Dec 21, 2014

[Movies] Mambo Italiano (2003)

I feel like the early 2000's will filled with quite a number of amusing or at least memorable LGBT movies, although I can't figure out why. Most of them are harldy great movies, but at least they had a lot of heart and didn't always feel overly dark all the time. I don't even go hunting for movies from this period - I just find out later on that the movie came from that time and I just chuckle to myself.

Mambo Italiano is a strange little comedy since it's all about Italian immigrants based in Canada. I'm not sure what that's supposed to imply right off the bat, but the end result certainly felt a lot more Italian than it did Canadian - but I could be totally wrong in that assessment.

The movie's core plot wasn't too bad and it certainly had it's funny moments. What it did suffer from was rather borderline acting and a lack of decent character development throughout the movie. Things just seem to happen because the plot requires they happen and not necessarily because it feels right. But more on this later in the review.

Synopsis: Mambo Italiano  is a 2003 LGBT comedy directed by Émile Gaudreault, who also co-wrote the screenplay together with Steve Galluccio. The movie was based on Galluccino's play of the same name.

Angelo Barberini (Luke Kirby) is the son of Italian immigrants Gino (Paul Sorvino) and Maria (Ginette Reno). Angelo still lives with his parents, as all good Italian sons should, but eventually manages to work up the nerve to finally move out and strike out on his own. Around the same time he bumps into Nino Paventi (Peter Miller), someone who used to bully him in his school days. Now a policeman, Nino turns out to be a closeted gay man like Angelo and the two eventually get into a relationship.

So as the two carry on a sort of a relationship in secret from their respective families, although both are constantly getting offers of setup dates and such from family members. The two continue to keep up their little charade, although we all know that something's going to give sooner or later. And when Nino's family makes a pretty serious bit to set him up with Pina (Sophie Lorain), it's hard to Nino to resist family pressure.

Other reviewers have pointed out how the movie was set in Montreal's Petite Italie neighborhood, although I can't vouch for the accuracy of this statement. It doesn't feel like the location had a distinct character on its own - the fact that they were actually in Canada was not immediately apparent to me outside of mentions in the dialog.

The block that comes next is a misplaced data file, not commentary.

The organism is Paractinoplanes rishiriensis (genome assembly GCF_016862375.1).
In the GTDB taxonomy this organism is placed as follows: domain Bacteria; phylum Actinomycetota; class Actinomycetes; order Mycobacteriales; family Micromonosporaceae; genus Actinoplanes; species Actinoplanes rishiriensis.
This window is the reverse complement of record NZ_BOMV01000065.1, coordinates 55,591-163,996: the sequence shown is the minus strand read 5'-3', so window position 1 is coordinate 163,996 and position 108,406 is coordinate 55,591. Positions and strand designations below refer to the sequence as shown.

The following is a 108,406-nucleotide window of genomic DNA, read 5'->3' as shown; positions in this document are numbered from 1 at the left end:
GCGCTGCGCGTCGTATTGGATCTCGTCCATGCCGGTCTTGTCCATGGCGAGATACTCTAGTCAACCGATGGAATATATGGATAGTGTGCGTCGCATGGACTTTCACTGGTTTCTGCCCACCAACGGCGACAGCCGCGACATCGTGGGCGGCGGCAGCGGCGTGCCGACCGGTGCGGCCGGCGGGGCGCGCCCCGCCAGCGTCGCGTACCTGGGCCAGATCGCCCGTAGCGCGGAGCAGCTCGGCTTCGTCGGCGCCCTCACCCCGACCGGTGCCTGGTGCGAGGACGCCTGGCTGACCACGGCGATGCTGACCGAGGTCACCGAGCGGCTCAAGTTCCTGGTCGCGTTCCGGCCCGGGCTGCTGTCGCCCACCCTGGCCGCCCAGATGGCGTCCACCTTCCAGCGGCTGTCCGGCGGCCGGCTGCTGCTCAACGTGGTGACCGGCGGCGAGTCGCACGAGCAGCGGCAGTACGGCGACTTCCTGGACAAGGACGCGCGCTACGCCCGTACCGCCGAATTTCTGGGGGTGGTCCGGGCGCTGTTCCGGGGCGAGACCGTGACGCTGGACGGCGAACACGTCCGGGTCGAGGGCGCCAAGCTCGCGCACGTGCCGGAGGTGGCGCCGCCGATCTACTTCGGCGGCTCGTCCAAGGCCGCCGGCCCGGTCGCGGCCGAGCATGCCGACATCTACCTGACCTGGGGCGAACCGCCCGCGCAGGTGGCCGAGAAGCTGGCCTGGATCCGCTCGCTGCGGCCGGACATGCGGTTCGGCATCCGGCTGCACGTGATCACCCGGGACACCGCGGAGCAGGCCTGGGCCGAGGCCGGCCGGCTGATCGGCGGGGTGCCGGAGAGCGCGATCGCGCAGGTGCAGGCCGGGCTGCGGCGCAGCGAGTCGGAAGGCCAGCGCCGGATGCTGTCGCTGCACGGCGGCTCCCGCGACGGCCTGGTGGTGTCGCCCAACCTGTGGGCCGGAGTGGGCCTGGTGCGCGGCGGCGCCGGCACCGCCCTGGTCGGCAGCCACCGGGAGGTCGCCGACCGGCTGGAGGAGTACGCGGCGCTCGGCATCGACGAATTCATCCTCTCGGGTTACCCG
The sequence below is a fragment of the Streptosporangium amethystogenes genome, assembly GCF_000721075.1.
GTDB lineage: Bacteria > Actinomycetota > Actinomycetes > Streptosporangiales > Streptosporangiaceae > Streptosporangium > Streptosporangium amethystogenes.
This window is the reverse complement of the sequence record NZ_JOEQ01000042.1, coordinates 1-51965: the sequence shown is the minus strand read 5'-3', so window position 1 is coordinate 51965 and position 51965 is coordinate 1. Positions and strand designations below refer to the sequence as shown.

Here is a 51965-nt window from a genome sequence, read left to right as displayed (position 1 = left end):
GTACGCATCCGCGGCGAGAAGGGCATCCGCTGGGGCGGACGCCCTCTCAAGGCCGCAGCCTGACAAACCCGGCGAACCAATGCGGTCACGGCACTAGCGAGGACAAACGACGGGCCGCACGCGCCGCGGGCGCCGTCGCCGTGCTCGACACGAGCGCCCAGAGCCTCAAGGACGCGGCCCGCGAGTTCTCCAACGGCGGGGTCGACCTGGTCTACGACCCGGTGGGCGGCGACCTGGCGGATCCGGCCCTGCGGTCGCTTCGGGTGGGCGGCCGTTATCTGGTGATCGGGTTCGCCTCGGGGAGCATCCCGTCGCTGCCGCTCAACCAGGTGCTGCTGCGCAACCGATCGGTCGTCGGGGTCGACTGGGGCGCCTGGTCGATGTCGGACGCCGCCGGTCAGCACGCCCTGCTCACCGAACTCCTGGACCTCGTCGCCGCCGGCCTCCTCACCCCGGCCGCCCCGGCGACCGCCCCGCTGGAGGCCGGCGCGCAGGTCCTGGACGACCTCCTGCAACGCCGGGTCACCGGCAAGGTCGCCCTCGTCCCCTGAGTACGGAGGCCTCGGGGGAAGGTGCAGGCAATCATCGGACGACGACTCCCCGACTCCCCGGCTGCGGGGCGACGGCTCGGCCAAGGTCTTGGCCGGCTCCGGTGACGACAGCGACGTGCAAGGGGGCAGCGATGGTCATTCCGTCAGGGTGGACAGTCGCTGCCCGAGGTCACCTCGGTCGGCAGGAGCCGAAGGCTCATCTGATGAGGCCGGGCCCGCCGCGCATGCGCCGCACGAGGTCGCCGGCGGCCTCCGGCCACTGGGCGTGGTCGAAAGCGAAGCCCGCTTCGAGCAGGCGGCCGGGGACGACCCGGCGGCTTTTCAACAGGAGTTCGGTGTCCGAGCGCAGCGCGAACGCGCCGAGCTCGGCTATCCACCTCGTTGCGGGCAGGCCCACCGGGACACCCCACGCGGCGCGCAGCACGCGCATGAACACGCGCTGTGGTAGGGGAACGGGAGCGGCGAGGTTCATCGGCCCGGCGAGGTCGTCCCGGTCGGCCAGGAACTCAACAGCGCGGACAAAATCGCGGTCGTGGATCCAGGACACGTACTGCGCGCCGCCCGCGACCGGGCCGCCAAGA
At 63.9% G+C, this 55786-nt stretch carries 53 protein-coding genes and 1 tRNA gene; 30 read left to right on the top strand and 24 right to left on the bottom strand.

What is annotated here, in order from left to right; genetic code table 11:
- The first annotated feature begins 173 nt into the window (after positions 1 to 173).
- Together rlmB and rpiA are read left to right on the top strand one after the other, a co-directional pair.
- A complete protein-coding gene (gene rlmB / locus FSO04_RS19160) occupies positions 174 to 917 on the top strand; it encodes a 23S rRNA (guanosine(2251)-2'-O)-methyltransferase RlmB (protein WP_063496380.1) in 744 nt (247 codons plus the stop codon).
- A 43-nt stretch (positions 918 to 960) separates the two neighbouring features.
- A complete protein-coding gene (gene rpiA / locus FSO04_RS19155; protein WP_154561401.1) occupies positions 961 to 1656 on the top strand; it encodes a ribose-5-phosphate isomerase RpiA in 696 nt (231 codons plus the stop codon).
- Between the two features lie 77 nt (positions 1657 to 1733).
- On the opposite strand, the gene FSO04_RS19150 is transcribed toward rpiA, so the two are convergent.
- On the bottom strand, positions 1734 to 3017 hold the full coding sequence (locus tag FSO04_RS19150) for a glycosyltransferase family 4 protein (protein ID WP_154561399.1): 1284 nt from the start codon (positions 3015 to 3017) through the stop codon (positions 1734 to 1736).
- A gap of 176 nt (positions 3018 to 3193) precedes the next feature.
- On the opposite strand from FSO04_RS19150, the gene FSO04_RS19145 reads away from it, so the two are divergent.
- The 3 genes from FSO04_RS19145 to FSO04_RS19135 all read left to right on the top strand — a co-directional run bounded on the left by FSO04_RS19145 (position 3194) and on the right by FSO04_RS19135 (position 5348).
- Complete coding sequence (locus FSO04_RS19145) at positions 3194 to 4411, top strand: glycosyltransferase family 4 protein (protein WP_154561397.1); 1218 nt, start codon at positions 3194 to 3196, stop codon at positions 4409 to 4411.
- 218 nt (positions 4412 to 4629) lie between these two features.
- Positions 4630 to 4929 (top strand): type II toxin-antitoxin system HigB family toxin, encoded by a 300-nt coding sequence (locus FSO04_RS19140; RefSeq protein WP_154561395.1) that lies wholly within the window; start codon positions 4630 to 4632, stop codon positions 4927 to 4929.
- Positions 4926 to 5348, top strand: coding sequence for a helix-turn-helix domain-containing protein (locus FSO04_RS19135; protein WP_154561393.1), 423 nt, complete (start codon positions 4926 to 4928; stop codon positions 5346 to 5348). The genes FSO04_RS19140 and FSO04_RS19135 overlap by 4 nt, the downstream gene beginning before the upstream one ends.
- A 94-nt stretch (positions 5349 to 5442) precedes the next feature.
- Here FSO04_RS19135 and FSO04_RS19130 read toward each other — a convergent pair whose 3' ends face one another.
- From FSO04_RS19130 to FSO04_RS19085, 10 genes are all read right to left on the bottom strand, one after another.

The biggest challenge of this movie is the lack of chemistry between Angelo and Nino coupled with the pacing of the story. The pacing in itself isn't bad, don't get me wrong. But without sufficient on-screen demonstrations of why the two fall in love and become a couple , the pacing then feels rushed. One day they're remembering past bullying. The next scene we see them practically sharing a home for the most part, It all just ends up feeling a little insincere and that's a pain for a movie with a need for a strong relationship to center it.

The movie plays on a lot of stereotypes of Italian families, which is naturally expected in this situation. More and more though I feel a lot of these supposed stereotypes aren't all that limited to Italian families since we see similar tropes for Asian families and other ones which strong ties to their racial identity.

The end result is a movie that tries to present a very particular view of what it means to be Italian with a side dose of a gay relationship. There are the usual revelations related to each of them figuring out when to come out and the almost obligatory break-up in the middle of the movie. And in that regard we don't see too much innovation in the movie.

Mambo Italiano has a charm of its own and I suppose works better for folks who don't care too much how well the actors perform. If you just take the plot as it comes and avoid stressing about flat acting, then the movie remains fairly decent. Thus the movie as a whole gets 3  rule set by Angel's parents out of a possible 5.

No comments:

Post a Comment